The Cause for the Pain- Seeking Repentance in the Shadow of the Cross

April 9, 2009

Right now in my personal Bible study time I am going through the minor prophets with the help of commentaries by Mark Dever and James M. Boice.  In reading Boice’s commentary on the prophet Joel there came the following paragraph ending out the chapter on verses 1.1 through 1.20.  I found it incredibly pertinent for our situation as a country right now and thought it worth sharing in light of that and my recent discussion on corporate repentance (1 and 2):

This brings us to the bottom line, which is the point of Joel’s prophecy.  Both the delays in God’s judgment (the periods of grace) and the previews of judgment in such catastrophic events as locust plagues and earthquakes are for out good, that we might repent.

In America we have not seen many disasters of this magnitude.  But few would deny that times are not good and that even worse times may lie ahead.  We have not had earthquakes of the size of the one at Lisbon [in 1755], but our cities have been ravaged by blight and riot, by corruption and other forms of decay.  We have not been destroyed by locust, but we have seen our economy weakened by the declining value of the dollar, an intolerable balance of payments deficit and shortages of oil and other necessities.  We have had droughts.  Are we to make light of such things?  Are we to dismiss them and then merely go our normal way until even greater judgments overtake us?  Are we to say, “Such things just happen”?  Are we to blame Russia or communism or Iran or Islam?  No doubt God does use causes, and the opposition of these or other countries may be among them.  But the wise will see these things as having come from God and lead us in personal and national repentance. (The Minor Prophets: Vol. 1, James M. Boice, pp. 126-127)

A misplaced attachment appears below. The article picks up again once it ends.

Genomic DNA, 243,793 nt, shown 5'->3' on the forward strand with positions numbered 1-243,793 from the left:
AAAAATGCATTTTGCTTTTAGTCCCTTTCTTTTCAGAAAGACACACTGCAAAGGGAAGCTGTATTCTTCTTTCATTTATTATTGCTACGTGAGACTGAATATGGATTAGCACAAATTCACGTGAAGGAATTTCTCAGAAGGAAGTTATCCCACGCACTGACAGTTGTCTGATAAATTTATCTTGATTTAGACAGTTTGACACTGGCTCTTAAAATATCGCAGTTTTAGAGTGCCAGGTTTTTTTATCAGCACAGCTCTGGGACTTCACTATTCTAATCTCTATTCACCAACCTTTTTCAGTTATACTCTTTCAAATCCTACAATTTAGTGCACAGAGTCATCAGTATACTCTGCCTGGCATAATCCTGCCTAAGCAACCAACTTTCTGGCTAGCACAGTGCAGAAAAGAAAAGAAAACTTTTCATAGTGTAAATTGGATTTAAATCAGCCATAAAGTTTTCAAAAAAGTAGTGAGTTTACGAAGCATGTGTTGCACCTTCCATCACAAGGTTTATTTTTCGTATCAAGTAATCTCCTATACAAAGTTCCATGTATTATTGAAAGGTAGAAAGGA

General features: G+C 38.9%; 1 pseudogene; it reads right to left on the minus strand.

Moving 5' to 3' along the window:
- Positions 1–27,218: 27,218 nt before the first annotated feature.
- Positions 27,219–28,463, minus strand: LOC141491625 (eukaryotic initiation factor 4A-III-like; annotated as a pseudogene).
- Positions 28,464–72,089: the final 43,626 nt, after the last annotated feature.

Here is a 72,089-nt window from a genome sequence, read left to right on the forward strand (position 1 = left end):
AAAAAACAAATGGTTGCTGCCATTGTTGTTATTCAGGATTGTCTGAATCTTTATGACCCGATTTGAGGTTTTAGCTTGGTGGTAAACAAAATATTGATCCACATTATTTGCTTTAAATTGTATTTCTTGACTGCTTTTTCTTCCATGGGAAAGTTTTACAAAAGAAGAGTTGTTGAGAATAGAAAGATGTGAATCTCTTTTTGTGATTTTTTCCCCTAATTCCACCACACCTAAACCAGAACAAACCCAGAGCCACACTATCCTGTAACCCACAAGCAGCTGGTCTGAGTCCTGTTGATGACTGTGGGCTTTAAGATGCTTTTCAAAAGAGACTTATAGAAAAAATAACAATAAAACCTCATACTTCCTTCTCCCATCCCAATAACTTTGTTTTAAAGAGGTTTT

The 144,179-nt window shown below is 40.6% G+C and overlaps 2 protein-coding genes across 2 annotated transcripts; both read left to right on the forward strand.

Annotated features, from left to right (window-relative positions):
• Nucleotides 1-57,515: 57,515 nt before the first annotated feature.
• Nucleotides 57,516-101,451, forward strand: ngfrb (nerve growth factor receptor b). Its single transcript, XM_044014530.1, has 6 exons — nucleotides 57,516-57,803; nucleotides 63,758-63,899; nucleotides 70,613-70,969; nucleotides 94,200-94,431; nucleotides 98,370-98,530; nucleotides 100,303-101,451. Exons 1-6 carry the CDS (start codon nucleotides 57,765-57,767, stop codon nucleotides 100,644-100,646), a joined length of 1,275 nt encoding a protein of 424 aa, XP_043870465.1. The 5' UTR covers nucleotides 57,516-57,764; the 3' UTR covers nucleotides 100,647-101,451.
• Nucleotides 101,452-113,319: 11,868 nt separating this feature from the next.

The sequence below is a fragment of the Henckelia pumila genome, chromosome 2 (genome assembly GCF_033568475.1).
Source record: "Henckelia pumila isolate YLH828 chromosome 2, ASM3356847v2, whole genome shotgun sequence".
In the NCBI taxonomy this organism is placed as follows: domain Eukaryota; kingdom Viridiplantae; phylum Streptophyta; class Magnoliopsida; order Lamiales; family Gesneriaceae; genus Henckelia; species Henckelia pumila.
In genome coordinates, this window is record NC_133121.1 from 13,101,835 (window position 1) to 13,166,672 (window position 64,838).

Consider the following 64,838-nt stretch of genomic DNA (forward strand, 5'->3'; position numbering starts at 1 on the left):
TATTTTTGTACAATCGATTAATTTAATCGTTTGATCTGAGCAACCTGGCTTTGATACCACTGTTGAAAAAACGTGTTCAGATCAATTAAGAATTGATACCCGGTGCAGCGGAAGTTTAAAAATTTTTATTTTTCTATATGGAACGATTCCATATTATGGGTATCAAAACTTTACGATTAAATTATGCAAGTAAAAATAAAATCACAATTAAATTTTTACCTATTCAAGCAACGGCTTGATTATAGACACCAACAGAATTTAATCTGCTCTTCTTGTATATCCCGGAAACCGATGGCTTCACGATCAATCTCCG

Is this where we are right now?  Are we seeing the current economic and social strife lead to personal and national repentance?  Should we?  

I get scared because I think the church in America is experiencing all of this negative stuff, a poor economy, the war on terror, domestic disasters of flooding and fire, and we are deflecting it off of ourselves and onto others whose “sin” must be causing us.  Pain and suffering and death occur because of all our depravity and watching it go on in our own backyard should not cause a time of moralistic posturing; it should compel us to face up to the sin in our own lives, both individually and corporately, and repent of it to the glory of God.  

What better time than in the shadow of the cross, the weekend we celebrate the death and resurrection of the one who died for those sins, than to find ourselves on our knees asking for forgiveness of them.